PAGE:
StudentsReview :: Marymount Manhattan College - Extra Detail about the Comment
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Marymount Manhattan College

How this student rated the school
Educational QualityA Faculty AccessibilityF
Useful SchoolworkB Excess CompetitionB
Academic SuccessB+ Creativity/ InnovationA-
Individual ValueB+ University Resource UseB-
Campus Aesthetics/ BeautyC FriendlinessB+
Campus MaintenanceC+ Social LifeA
Surrounding CityA Extra CurricularsB+
Describes the student body as:
Friendly, Approachable, Snooty

Describes the faculty as:
Friendly, Helpful, Arrogant, Self Absorbed

Quite Bright
Lowest Rating
Faculty Accessibility
Highest Rating
Educational Quality
She cares more about Faculty Accessibility than the average student.
Date: Jun 09 2010
Major: Communications (This Major's Salary over time)
Wow. After reading all the negative comments from students currently attending Marymount, I am extremely disheartened to learn that my alma mater is so poorly rated and perceived. I wonder if today's students are aware of the fact that Marymount Manhattan's most famous alum in Geraldine Ferraro, the only woman ever to be the Democratic nominee for Vice President of the United States. (Please don't ever think of Ms. Ferraro and Sarah Palin in the same context: Ms. Ferraro was a highly accomplished and respected political force and a NYC native.)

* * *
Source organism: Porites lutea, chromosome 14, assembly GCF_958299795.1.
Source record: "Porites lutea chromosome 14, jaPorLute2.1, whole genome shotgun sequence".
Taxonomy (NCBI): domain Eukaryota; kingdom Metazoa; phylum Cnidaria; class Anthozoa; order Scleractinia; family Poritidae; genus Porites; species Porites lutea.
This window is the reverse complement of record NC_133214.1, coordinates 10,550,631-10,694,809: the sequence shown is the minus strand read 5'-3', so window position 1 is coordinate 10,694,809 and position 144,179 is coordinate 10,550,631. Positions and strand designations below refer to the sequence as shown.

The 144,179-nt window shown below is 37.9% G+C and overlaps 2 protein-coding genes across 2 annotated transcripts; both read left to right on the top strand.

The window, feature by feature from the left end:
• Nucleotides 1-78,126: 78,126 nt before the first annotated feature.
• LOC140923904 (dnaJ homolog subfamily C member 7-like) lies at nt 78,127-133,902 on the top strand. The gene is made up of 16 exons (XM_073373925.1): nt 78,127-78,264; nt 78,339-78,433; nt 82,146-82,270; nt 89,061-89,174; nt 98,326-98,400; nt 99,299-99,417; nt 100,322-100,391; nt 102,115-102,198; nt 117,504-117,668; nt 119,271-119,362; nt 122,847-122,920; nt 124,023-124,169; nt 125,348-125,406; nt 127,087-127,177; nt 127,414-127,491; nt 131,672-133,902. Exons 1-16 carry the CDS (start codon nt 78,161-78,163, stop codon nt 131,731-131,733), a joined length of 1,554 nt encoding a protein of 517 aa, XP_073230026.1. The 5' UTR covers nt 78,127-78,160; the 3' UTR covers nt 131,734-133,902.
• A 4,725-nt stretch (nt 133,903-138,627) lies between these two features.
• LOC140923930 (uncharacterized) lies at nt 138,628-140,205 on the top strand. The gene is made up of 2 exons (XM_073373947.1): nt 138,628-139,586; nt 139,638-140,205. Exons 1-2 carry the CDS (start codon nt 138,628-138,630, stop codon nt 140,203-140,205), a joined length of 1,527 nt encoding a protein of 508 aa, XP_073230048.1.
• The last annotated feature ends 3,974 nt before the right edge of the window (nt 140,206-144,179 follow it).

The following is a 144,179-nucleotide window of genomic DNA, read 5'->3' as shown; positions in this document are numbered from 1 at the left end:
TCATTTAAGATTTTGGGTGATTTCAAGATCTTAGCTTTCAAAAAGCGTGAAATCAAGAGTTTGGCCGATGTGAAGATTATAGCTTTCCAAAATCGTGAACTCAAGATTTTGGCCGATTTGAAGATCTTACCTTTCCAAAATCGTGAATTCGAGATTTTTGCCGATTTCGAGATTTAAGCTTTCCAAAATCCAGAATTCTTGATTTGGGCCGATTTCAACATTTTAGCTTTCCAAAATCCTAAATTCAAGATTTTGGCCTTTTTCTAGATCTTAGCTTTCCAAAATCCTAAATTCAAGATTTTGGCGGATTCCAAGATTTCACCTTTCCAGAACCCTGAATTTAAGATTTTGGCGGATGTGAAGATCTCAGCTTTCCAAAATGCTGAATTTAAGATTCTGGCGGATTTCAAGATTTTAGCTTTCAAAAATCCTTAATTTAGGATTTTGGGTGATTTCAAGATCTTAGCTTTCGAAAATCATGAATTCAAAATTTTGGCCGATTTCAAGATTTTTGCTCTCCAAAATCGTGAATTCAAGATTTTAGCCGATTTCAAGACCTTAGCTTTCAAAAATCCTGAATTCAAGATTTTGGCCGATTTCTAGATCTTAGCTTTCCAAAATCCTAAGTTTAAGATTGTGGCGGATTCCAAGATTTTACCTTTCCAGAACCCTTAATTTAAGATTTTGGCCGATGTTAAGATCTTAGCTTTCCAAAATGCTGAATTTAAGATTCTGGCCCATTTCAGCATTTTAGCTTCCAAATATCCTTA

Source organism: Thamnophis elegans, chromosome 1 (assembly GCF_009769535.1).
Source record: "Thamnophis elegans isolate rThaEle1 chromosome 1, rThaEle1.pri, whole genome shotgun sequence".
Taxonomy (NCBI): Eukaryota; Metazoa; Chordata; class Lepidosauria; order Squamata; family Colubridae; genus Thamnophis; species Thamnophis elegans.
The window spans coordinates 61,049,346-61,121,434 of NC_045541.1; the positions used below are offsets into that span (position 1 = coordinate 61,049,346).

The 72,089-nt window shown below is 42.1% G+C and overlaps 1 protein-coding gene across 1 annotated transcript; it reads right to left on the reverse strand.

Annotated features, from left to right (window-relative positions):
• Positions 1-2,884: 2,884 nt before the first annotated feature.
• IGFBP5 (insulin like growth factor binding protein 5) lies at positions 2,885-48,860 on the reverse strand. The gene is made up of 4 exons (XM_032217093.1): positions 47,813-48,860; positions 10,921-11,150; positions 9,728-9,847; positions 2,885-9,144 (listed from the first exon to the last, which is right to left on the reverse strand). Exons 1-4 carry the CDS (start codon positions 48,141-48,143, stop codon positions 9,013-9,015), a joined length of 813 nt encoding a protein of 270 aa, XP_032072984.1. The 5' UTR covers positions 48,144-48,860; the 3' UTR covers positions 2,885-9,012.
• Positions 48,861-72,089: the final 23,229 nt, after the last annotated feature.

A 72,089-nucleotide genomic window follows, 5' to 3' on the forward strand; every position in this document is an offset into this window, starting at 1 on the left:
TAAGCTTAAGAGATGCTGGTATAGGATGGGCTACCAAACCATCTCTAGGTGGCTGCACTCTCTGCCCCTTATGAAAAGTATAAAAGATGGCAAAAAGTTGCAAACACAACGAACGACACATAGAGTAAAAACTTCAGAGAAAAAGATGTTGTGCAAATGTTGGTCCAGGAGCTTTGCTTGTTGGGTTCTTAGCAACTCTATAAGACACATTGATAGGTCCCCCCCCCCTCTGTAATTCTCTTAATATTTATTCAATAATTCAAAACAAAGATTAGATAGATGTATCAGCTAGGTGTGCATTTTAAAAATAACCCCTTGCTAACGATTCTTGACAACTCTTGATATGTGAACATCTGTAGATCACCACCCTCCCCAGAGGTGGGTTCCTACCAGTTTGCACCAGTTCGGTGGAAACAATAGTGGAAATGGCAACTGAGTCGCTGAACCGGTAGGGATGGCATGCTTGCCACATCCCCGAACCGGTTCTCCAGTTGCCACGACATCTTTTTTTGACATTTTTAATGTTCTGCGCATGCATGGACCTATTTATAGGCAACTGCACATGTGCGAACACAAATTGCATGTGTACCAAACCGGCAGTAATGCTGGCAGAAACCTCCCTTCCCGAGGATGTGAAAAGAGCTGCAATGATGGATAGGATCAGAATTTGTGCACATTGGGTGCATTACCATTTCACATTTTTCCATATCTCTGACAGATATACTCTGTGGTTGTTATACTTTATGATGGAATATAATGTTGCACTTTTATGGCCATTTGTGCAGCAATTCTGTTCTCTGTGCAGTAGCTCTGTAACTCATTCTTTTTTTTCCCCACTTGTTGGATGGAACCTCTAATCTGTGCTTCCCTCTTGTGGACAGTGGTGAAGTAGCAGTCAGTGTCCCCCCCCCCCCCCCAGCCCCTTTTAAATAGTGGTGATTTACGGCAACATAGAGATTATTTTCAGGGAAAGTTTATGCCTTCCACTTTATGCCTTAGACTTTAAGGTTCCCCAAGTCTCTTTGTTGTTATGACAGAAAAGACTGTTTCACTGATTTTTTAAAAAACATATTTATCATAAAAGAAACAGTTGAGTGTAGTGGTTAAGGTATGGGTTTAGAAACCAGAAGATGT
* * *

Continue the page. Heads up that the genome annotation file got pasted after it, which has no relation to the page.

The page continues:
I graduated in the seventies - before the internet and cellphones ruled the world of academia and work. I spent a great deal of time at the NY Public Library doing research work for my classes, and I spent a lot of time using the Shakespeare library at Columbia University (the best Shakespearian library in the US). My professors were fabulous, and they hailed from all over the world. I minored in Political Science, and my professor arranged for a semester for high-achieving students to work in Washington, DC for a semester in the Senate and the House of Congress. I was one of them… what an experience! I was a Comm. Arts major and I had immediate access to all the theatrical and dance opportunities in NYC. I got into Neighborhood Playhouse and took acting lessons there in addition to attending my MMC classes. I went on to perform at Circle in the Square and other notable NYC theatres - and I give lots of credit to MMC for my preparation. When I was at MMC, the school was predominantly women: but the very, very few men who were students were not flamingly gay. They were, however, extremely talented. And since the college was overwhelmingly female, we were glad to have them in our productions. I "aced" all my Comm. Arts, theatre and dance classes. And my English classes focused on all the greats: Shakespeare, Chaucer, Joyce, George Eliot, etc. and great American writers: Fitzgerald, Hemingway, Vonnegut, Salinger, etc. I worked hard in "Statistics & Probability" and in "Calculus" (math was NEVER my strong suit) but I did well in those classes as well because my professors were always willing to meet "off the course clock" with me. I took an evening course in "PR and Media Writing" that was taught by an SVP from VOGUE Magazine and I got an internship at VOGUE because of the final I submitted: a complete ad campaign for a product that would be advertised in VOGUE. The internship lasted a year, and I worked as an assistant to Grace Mirabella, who was the Anna Wintour of that time.